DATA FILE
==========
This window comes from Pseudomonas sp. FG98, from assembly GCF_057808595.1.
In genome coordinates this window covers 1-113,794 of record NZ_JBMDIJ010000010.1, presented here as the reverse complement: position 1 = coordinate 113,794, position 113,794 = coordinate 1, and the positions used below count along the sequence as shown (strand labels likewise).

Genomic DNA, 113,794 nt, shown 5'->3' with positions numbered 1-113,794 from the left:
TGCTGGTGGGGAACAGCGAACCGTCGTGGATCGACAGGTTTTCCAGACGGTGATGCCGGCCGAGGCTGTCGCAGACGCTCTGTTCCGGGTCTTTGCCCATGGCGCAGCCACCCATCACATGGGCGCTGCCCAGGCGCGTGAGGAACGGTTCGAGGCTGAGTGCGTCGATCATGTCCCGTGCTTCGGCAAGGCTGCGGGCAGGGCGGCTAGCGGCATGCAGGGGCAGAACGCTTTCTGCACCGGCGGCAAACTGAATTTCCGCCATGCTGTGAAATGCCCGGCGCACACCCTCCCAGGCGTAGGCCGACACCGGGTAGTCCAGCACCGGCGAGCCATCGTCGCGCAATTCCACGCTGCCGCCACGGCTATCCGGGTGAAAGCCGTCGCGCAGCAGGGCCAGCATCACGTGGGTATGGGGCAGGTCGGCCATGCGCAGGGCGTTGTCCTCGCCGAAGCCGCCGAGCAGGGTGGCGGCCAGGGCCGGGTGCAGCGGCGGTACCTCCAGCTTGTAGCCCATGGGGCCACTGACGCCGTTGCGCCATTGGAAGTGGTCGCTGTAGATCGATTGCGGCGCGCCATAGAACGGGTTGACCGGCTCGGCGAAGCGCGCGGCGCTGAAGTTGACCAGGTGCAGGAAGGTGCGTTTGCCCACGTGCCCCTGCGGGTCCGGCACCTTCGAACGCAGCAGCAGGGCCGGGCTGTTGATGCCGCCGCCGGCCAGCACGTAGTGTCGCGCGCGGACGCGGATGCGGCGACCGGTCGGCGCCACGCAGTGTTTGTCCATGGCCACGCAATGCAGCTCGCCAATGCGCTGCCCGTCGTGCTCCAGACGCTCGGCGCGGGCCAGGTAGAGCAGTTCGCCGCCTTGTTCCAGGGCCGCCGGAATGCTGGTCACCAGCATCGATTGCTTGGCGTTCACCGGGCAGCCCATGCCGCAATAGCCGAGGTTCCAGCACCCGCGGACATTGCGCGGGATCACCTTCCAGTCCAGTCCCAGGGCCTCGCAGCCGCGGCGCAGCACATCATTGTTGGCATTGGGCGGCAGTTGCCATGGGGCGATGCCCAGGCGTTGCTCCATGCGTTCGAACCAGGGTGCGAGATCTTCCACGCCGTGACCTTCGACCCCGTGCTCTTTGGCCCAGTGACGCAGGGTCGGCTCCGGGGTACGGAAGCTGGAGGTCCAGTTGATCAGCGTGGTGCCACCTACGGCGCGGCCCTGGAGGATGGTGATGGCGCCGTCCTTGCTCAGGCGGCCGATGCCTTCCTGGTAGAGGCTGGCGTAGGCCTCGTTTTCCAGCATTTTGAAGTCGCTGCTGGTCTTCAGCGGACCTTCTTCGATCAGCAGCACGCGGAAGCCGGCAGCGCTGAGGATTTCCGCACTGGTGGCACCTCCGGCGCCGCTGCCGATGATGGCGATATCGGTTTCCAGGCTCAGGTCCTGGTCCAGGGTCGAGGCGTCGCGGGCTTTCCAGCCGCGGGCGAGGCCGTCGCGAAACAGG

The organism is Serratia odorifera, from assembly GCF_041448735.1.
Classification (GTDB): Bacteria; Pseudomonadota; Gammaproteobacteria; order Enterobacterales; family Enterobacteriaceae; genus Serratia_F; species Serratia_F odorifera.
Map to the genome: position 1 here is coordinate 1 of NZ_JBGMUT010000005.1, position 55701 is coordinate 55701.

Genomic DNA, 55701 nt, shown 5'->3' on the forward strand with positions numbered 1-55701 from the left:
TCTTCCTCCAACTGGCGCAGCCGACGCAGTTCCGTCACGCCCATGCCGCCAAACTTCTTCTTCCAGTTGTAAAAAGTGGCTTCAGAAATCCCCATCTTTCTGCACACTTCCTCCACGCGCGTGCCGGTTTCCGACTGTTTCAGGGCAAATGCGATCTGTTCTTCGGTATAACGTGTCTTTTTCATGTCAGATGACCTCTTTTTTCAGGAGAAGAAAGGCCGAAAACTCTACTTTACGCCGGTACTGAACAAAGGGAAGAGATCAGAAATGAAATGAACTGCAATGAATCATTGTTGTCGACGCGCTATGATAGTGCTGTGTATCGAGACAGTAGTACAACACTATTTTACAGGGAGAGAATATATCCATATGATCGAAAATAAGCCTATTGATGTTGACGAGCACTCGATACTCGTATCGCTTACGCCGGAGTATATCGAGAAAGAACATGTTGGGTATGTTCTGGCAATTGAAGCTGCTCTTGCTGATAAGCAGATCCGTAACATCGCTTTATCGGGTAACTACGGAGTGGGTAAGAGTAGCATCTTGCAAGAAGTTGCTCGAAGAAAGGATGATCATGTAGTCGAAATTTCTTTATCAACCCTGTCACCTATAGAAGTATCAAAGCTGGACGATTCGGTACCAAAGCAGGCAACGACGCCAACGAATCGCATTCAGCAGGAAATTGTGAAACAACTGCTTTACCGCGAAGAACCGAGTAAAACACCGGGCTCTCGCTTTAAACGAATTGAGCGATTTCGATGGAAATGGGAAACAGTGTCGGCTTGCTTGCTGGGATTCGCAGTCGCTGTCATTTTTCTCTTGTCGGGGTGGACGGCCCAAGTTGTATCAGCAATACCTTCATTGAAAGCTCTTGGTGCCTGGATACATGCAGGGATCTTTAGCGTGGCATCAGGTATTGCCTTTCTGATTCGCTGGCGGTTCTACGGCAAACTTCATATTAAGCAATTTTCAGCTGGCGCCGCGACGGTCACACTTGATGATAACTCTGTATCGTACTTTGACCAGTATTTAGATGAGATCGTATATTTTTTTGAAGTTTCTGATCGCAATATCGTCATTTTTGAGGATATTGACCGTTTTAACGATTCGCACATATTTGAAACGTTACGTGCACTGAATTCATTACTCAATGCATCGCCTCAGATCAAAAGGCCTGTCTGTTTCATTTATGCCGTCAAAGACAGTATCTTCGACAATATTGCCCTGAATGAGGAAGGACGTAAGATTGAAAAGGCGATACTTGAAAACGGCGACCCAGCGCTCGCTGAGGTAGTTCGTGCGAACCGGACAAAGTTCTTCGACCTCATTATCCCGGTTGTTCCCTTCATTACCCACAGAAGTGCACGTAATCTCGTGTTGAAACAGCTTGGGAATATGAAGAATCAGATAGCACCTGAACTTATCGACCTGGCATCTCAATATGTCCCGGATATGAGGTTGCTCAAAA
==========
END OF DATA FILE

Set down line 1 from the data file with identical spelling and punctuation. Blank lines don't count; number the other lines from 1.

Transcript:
This window comes from Pseudomonas sp. FG98, from assembly GCF_057808595.1.